$$\lim_{x \to 0}\dfrac{1- \cos(x)}{\sin^2(x)} = \frac{1- \cos(0)}{\sin^2(0)} = \frac{1-1}{0} = \frac{0}{0}$$

Yet again we obtain $\dfrac{0}{0}$, that indeterminate result: we don’t yet know what the limit is. We have more work to do.

Seeing the $\sin^2(x)$ there in the denominator makes us think about the trig identity above, which we can rewrite as

$$ \sin^2(x) = 1 – \cos^2(x) $$

Hence

\begin{align*}

\lim_{x \to 0}\frac{1- \cos(x)}{\sin^2(x)} &= \lim_{x \to 0}\frac{1- \cos(x)}{1 – \cos^2(x)} \\[12px]
&= \lim_{x \to 0}\frac{1- \cos(x)}{(1 – \cos(x))(1 + \cos(x))} \\[12px]
&= \lim_{x \to 0}\frac{\cancel{1- \cos(x)}}{\cancel{(1 – \cos(x))}(1 + \cos(x))} \\[12px]
&= \lim_{x \to 0} \frac{1}{1 + \cos(x)} \\[12px]
&= \frac{1}{1 + \cos(0)} \\[12px]
&= \frac{1}{1+1} = \frac{1}{2} \quad \cmark

\end{align*}

[End Example 3.]

As Example 3 shows, your basic trig facts, plus again some algebra (factoring, and then canceling), all let you move toward putting the expression into a new form. One where Substitution works.

**special limits**that you just have to memorize:

\begin{align*}

\text{I. } & \lim_{x \to 0}\frac{\sin(x)}{x} = 1 \\[16px] \text{II. } & \lim_{x \to 0}\frac{1-\cos(x)}{x} = 0

\end{align*}

The first one, in particular, appears frequently, albeit often in a “disguised” form. The next two examples illustrate.

**Example 4**.

Find $\displaystyle{\lim_{x \to 0}\dfrac{\sin(5x)}{x} }$.

*Solution*.

To be able to use the first special limit, we need what’s in the argument of the sine function to match what’s in the denominator. That is, since we have $\sin(5x)$ in the numerator, we need $5x$ in the denominator. So let’s multiply the expression by $\dfrac{5}{5}$:

\begin{align*}

\lim_{x \to 0}\dfrac{\sin(5x)}{x} &= \lim_{x \to 0} \frac{5}{5} \cdot \dfrac{\sin(5x)}{x} \\[8px]
&= 5 \cdot \lim_{x \to 0} \frac{\sin(5x)}{5x} &\text{[Recall $\displaystyle{\lim_{x \to 0}\dfrac{\sin(\text{whatever})}{(\text{the same whatever})} =1 }$]}\\[8px]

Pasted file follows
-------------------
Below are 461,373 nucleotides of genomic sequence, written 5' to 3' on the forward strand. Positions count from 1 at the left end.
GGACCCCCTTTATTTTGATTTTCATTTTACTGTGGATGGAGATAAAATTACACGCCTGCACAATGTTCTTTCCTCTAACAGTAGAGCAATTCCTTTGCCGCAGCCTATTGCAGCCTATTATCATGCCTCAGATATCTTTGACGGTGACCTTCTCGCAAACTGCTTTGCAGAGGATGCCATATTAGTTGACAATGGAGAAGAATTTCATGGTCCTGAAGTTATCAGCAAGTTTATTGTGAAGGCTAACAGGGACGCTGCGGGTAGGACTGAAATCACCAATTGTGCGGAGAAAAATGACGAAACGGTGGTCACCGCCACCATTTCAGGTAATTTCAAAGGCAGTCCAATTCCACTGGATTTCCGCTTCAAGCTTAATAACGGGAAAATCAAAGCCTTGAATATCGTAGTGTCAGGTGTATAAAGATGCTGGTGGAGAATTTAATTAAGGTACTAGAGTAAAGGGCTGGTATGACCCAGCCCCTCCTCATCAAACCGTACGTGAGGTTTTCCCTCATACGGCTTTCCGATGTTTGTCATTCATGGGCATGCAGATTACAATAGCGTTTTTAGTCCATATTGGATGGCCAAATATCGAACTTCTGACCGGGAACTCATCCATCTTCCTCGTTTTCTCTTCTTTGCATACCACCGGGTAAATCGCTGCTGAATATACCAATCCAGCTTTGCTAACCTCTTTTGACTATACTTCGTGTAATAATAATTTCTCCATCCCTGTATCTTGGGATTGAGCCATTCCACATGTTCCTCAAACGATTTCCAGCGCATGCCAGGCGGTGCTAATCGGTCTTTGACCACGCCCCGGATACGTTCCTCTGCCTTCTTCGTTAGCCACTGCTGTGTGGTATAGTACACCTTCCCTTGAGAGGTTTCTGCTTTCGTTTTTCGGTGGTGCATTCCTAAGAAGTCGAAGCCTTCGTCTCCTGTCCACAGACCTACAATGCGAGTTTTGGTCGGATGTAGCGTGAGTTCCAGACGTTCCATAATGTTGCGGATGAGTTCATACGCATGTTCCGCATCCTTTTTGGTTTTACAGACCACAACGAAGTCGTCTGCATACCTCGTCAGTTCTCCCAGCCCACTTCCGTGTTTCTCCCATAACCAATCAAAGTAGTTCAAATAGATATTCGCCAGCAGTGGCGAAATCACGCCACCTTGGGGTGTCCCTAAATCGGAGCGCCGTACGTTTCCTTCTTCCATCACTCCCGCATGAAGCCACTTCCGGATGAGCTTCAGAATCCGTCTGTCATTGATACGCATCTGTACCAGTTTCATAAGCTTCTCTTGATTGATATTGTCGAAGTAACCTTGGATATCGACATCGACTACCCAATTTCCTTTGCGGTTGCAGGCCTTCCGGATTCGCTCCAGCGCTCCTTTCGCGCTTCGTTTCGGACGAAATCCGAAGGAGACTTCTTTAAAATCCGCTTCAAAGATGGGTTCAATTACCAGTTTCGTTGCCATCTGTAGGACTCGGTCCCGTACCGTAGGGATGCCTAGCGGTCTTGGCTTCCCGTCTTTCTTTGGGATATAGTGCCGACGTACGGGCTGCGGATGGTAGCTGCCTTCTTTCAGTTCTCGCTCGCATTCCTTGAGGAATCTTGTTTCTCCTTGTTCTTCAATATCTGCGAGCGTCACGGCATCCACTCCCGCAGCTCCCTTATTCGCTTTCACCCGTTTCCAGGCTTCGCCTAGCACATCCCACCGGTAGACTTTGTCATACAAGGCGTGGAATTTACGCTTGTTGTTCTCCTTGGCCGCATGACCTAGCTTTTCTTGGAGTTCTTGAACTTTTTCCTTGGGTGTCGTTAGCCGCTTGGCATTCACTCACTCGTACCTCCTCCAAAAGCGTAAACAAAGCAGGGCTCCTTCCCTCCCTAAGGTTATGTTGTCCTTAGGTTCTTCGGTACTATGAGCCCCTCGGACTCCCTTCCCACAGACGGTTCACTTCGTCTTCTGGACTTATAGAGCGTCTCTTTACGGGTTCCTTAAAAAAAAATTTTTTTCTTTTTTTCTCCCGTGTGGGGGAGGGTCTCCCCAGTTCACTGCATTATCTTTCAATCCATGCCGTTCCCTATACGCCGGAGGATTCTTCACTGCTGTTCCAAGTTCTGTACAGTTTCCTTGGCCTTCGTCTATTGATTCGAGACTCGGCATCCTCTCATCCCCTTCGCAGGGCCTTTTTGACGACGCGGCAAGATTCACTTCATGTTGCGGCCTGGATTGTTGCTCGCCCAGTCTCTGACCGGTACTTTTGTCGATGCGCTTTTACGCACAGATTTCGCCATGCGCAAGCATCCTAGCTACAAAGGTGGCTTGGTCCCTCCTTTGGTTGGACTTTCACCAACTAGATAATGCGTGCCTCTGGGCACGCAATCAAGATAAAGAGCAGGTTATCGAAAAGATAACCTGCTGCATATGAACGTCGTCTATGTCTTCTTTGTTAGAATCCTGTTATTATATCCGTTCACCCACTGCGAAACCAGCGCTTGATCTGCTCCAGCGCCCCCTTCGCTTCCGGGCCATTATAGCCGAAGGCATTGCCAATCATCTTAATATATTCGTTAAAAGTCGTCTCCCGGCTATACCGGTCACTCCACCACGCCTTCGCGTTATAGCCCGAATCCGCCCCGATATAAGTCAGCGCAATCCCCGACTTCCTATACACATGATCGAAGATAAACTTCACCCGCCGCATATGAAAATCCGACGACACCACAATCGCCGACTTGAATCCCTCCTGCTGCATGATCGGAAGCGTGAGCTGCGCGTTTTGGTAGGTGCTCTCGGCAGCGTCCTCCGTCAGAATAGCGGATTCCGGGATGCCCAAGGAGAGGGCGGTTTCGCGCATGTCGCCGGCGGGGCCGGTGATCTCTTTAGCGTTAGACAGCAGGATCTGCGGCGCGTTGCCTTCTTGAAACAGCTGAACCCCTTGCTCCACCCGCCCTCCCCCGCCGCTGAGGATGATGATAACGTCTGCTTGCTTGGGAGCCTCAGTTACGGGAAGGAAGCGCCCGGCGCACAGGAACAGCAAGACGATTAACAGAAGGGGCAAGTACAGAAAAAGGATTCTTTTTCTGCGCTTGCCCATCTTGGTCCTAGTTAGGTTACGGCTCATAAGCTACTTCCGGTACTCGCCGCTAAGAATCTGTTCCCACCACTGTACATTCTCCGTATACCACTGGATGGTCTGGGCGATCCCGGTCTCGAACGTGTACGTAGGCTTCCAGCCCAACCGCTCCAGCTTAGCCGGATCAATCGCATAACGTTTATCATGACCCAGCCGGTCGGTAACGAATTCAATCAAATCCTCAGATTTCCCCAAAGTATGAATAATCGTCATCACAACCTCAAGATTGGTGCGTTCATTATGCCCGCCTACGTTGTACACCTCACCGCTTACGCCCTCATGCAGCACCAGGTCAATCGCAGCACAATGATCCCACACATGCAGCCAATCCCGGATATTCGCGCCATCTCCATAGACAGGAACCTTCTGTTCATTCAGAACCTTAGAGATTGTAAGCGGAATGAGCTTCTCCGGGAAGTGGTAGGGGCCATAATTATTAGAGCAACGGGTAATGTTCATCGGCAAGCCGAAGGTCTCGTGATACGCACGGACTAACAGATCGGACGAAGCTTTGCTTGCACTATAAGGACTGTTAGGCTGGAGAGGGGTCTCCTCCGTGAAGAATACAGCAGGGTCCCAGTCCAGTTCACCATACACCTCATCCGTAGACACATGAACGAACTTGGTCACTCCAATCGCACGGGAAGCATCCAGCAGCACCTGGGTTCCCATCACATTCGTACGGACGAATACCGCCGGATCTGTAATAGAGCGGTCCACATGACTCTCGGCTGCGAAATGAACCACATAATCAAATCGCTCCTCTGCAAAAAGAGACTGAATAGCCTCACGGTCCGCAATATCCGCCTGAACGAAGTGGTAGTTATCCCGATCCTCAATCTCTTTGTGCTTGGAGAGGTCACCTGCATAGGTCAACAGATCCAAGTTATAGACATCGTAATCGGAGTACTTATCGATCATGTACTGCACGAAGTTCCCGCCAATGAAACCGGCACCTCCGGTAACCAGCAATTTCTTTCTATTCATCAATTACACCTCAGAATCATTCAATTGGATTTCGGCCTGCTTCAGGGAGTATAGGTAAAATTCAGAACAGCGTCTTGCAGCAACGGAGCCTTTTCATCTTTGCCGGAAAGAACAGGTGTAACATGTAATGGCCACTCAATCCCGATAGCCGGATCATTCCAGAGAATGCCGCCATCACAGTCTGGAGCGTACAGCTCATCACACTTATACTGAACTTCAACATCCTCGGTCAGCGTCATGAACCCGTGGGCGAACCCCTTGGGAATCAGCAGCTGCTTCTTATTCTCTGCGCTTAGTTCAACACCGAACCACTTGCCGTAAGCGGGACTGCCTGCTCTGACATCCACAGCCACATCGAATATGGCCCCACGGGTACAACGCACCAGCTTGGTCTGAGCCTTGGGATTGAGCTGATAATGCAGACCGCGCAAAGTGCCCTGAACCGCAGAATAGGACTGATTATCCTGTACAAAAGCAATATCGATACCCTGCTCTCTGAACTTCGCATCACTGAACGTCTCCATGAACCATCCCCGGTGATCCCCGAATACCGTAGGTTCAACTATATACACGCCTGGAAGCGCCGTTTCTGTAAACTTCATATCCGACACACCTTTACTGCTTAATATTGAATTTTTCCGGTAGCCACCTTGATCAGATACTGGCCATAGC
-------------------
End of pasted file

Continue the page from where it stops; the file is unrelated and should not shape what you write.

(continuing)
&= 5 \cdot 1 = 5 \quad \cmark

\end{align*}

[End Example 4.]

**Example 5**.

Find $\displaystyle{\lim_{x \to 0}\dfrac{\tan(x)}{x} }$.

*Solution*.

Once again, we first try Substitution:

$$ \lim_{x \to 0}\dfrac{\tan(x)}{x} = \frac{\tan(0)}{0} = \frac{0}{0}$$

And once again, the indeterminate result $\dfrac{0}{0}$, meaning once again we have more work to do.

In this case, we know that $\tan(x) = \dfrac{\sin(x)}{\cos(x)}$, so let’s start there:

\begin{align*}

\lim_{x \to 0}\dfrac{\tan(x)}{x} &= \lim_{x \to 0}\dfrac{\sin(x)}{\cos(x)} \cdot \frac{1}{x} \\[12px]
&= \lim_{x \to 0} \frac{\sin(x)}{x}\cdot \frac{1}{\cos(x)} &&\text{[Recall $\displaystyle{\lim_{x \to 0}\dfrac{\sin(x)}{x} =1 }$]}\\[8px]
&= 1 \cdot \frac{1}{\cos(0)} &&\text{[Recall $\cos(0) = 1$]} \\[8px]
&= 1 \cdot 1 = 1 \quad \cmark

\end{align*}

[End Example 5.]

**The upshot**: Remember your basic trig facts, and again just dive in and do whatever algebraic manipulation you have to so you can use substitution at the end. And memorize the two special limits, so you’ll recognize them if they’re hidden in a problem.

*you*need to practice.

Of course reading through our discussion isn’t enough. Instead, you need to practice—and make some mistakes for yourself—so that this is all routine for you when you take your exam. We have lots of problems for you to try, all with complete solutions a single click away so you can quickly check your work, or get unstuck, with no hassle.

For now, please let us know over on the Forum:

- What questions do you have?
- What other topics would you like us to address?
- How is Calculus going for you so far?

You can support our work with a cup of coffee

We're a small, self-funded team on a mission to provide high-quality, helpful materials to anyone working to learn Calculus well. We provide this site **ad-free**(!), and **we do not sell your data** to anyone. We’ve spent thousands of hours crafting everything that's here, and with your help, we can keep growing and offer more!

If we've saved you some time, or you've found our materials useful, please consider giving *whatever amount feels right to you.* This can take less than 60 seconds, and *anything* you give helps . . . and if you can contribute a little more, that allows us to continue to provide for those with less.

We thank you in advance for whatever you choose to give.

(including Google Pay and Apple Pay)

Payment information is completely secure and never touches our servers.

Thank you! ❤️

## As of September 2022, we're using our Forum for comments and discussion of this topic, and for any math questions. We'd love to see you there and help! Please tap to visit our Forum: community.matheno.com